Stories circulating about the litigation between US clothing retailer Genesco and Visa over PCI compliance and a data breach highlight some of the grey areas of PCI DSS. At the same time, this underlines how retailers may misinterpret PCI DSS and what it means to them in reducing risk.
Retailers and resellers can easily avoid the pain of a breach – and get rid of the PCI DSS challenge in a major way – but there are some unusual and conflicting issues of PCI compliance.
We will no doubt learn more about what happened in this specific data breach, but already there are lessons to be learned and more questions that need answers. Let's take stock of the events.
The breach was in 2010, as per the notification records on file to various state attorneys general. Genesco took the breach seriously, and began the notification process – so they were on the right track.
However, the breach was a result of servers becoming infected with malware. How did the attackers get in? What was being done to protect cardholder data on these systems? And what did the hackers really get?
A big goal of PCI DSS compliance is mitigating risk, not just ticking boxes for compliance's sake. The malware risks to servers and POS systems were not new and retailers have been warned about these threats by Visa, MasterCard and many others.
So, with major breaches taking place – especially in retail – and the warning bells ringing loudly, merchants concerned about managing risk and reputation were already taking steps to go beyond PCI DSS, adopting end-to-end data encryption.
PCI DSS is not perfect; even the PCI council would attest to that. But it is quite specific: from the breach notifications, it appears that Track 2 data may have been compromised. Track 2 data is of great use to thieves, because it can be used to create counterfeit cards. This was the data potentially stolen in this case.
There is a grey area in PCI DSS relating to pre-authorisation data – the cardholder data used for authorisation of a payment from the payment processor. The actual payment may be settled at the end of the day using the authorisation response information and the card data.
That is why post-authorisation storage of cardholder data must be protected if stored, as per per PCI DSS 3.2. However, the tricky part of PCI DSS is that pre-authorisation data: PCI DSS mandates the following:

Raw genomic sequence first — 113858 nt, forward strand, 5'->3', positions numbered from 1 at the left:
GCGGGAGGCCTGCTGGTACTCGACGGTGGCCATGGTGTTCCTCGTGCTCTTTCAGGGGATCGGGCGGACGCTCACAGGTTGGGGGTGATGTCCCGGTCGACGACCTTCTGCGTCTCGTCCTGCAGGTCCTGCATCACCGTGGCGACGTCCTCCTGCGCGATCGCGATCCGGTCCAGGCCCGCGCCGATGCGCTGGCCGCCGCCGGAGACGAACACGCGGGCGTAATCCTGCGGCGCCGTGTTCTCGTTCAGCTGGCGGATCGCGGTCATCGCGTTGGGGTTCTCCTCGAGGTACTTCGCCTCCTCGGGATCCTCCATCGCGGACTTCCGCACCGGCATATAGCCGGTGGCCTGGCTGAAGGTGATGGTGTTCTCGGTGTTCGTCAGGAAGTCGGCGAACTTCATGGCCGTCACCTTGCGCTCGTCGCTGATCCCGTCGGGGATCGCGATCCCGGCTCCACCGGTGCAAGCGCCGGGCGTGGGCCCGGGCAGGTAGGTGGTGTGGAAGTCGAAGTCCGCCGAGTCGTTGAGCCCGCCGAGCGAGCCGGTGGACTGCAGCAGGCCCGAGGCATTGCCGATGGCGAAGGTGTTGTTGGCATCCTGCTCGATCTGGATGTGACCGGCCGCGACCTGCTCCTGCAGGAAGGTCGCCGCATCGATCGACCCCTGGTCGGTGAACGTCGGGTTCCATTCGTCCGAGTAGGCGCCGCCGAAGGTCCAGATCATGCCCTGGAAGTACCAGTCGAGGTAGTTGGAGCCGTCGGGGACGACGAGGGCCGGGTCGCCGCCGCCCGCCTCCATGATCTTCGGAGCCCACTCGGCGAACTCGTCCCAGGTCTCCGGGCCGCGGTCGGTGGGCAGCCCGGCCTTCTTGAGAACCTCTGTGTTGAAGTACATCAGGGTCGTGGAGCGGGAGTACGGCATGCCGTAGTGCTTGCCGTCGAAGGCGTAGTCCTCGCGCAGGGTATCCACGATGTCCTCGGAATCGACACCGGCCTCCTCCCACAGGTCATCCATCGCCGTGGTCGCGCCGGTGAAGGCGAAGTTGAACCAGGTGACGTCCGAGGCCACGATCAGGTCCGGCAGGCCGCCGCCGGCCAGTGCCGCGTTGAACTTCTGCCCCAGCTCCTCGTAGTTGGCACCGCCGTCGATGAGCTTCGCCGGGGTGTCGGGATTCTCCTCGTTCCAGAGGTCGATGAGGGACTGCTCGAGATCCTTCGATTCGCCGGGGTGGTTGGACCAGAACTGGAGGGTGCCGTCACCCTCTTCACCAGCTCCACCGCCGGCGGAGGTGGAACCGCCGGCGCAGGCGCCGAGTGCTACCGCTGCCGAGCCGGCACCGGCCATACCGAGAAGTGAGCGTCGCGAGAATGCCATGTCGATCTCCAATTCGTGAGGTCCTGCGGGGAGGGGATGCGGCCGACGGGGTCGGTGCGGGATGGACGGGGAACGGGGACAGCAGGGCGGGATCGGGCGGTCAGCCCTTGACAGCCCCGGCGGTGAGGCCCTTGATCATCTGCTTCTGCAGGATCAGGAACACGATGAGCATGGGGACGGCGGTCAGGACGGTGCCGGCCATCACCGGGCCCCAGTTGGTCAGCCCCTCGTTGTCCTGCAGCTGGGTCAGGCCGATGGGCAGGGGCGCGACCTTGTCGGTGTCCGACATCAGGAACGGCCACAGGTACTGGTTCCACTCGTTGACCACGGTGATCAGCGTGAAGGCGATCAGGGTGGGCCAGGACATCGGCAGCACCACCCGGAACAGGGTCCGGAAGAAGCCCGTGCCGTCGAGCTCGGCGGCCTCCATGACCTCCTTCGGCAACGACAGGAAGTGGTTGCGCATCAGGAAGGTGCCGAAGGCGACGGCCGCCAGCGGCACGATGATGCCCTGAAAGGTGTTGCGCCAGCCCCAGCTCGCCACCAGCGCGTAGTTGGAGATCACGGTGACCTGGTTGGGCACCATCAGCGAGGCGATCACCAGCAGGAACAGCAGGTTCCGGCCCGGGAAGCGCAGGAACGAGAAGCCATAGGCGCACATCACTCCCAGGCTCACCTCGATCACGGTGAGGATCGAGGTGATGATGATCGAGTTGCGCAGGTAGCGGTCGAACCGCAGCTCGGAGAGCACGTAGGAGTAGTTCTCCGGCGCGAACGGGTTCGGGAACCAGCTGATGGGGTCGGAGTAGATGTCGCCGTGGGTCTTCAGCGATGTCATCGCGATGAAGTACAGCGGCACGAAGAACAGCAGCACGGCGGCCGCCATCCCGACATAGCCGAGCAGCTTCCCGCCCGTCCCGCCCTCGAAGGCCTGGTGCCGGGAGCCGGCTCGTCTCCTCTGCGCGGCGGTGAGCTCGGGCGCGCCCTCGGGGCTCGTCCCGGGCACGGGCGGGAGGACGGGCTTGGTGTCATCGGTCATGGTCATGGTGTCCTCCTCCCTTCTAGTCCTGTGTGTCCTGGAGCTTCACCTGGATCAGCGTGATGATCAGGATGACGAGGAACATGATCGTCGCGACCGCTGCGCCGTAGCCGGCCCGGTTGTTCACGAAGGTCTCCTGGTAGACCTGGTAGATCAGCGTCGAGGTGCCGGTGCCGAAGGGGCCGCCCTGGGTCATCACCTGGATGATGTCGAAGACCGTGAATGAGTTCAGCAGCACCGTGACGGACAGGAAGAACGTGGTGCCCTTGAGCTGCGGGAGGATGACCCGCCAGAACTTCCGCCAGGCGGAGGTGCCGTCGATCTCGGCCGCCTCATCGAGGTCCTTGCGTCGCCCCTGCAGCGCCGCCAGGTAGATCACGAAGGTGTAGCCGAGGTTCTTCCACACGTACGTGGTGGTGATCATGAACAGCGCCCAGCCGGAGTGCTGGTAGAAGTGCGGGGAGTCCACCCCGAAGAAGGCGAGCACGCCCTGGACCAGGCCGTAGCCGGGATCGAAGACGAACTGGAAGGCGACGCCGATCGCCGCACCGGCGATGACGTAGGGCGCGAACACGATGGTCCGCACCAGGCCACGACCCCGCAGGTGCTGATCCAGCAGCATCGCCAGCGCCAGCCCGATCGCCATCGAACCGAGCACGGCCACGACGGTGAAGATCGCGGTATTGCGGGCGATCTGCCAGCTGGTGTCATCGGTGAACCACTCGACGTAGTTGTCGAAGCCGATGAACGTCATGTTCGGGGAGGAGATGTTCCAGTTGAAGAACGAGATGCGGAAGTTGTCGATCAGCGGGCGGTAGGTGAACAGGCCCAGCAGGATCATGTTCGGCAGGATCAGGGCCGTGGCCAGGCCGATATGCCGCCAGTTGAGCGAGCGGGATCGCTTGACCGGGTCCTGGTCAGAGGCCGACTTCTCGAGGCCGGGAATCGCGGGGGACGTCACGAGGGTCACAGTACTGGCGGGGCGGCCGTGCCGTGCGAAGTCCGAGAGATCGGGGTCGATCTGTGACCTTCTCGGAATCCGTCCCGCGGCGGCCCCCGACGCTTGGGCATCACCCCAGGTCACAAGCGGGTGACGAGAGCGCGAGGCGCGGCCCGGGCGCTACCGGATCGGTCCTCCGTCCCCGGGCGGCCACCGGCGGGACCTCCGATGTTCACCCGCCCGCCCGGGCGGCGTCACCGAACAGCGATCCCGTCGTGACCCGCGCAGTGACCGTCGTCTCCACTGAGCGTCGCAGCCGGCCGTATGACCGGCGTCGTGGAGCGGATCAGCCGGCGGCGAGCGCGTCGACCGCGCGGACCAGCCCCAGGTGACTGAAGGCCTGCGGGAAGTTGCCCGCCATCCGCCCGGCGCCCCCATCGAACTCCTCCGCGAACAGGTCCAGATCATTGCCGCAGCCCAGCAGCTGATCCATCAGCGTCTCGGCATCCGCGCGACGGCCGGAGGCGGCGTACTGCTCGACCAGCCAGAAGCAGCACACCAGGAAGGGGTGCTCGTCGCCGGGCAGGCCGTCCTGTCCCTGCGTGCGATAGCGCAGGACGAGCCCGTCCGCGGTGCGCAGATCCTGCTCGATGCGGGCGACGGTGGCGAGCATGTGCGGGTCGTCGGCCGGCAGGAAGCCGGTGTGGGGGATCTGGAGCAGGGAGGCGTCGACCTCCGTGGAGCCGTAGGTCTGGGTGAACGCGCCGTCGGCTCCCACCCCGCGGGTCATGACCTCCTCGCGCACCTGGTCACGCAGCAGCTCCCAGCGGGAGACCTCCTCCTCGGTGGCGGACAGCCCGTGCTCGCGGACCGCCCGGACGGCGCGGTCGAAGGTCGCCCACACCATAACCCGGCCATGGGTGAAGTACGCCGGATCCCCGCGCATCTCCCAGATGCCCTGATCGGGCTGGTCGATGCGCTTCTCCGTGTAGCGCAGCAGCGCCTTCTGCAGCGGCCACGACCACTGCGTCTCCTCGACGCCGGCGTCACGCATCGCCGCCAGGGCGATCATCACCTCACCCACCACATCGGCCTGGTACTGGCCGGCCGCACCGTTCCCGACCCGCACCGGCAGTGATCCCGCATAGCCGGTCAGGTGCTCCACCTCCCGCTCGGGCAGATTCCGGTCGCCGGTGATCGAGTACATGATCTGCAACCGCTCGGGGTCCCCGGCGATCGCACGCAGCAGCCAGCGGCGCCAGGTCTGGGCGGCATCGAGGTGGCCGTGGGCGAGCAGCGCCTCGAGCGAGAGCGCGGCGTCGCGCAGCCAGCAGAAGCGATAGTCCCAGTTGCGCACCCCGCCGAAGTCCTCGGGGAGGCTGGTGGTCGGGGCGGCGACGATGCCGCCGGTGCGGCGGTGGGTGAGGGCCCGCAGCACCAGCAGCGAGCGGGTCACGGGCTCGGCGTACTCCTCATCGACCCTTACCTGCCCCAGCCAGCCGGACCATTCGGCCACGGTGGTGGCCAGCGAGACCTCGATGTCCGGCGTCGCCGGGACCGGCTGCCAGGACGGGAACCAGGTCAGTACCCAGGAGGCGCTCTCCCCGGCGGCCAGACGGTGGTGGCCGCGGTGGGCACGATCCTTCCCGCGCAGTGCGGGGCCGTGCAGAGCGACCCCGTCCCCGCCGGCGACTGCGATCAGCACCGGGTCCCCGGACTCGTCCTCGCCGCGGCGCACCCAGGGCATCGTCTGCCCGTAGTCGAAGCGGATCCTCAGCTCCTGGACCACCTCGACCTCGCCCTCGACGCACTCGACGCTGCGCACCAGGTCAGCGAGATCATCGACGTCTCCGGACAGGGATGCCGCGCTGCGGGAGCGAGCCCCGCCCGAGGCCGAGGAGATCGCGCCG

*3.2: Do not store sensitive authentication data after authorisation (even if encrypted);
*3.2.1: Do not store the full contents of any track (from the magnetic strip located on the back of a card, equivalent data contained on a chip, or elsewhere); and
*4.1: Use strong cryptography and security protocols (for example, SSL/TLS, IPSEC, SSH, et cetera) to safeguard sensitive cardholder data during transmission over open, public networks.
The assumption is that card payment authorisations are real-time events at payment and therefore there is no need to store it as it is captured, processed and done with. Perhaps the attackers stole the data in this small window of opportunity, sniffing data as it was read for the pre-authorisation processes.
This is still a big gap in PCI DSS and this may be where Genesco is heading with its claims. Perhaps we will find out, but the bottom line is that being compliant at one point in time does not provide protection against advanced threats. If there is any data in the clear, it's at risk unless it is encrypted.
So let's focus on that small window of opportunity for compromise. Genesco made some unusual claims in this regard, perhaps thinking that by rebooting servers it could reduce risk by "getting rid of data". That is not the right way to secure data; most breach investigation reports show that the time from most compromised servers to data being stolen can be as little as a few milliseconds for advanced malware.
Verizon's data breach report for 2012, for instance, suggested that 10 per cent of attacks manage to compromise the system in seconds, while 75 per cent happen in just minutes.
The only way to avoid risk is ensure no live data is available to attack in the first place. Rebooting servers as a strategy to eliminate risk is not effective against persistent threats such as, for example, malware that targets cardholder data.
More importantly, PCI DSS does not recognise rebooting a server as an acceptable method of protecting data from threats or compromise. So strike one against Genesco's risk mitigation strategy – assuming of course that the reports are correct.
There is also something odd about the server-logging approach as reported. If accounts are to be believed, logs were overwritten after reboots, thus eliminating any information about the breach. PCI DSS compliance requires log retention.
Lastly, the log files themselves may have been source of the compromise. If so, that points to another point of non-compliance: cardholder data was stored in log files too by implication. That is a common mistake, and a very easy target for attackers, and strike three.
Time will tell as to what really happened. A fine of $13m (£8.6m) is a lot for a retailer to swallow under any circumstances, but if it turns out that the legal cost is some reasonable fraction of that, and the remediation costs have been significant, why not apply those funds to stop a similar breach happening again by using datacentric security?
That way your reputation, data, and business risks and PCI compliance costs are almost nothing.
Mark Bower is vice president of product management at Voltage Security
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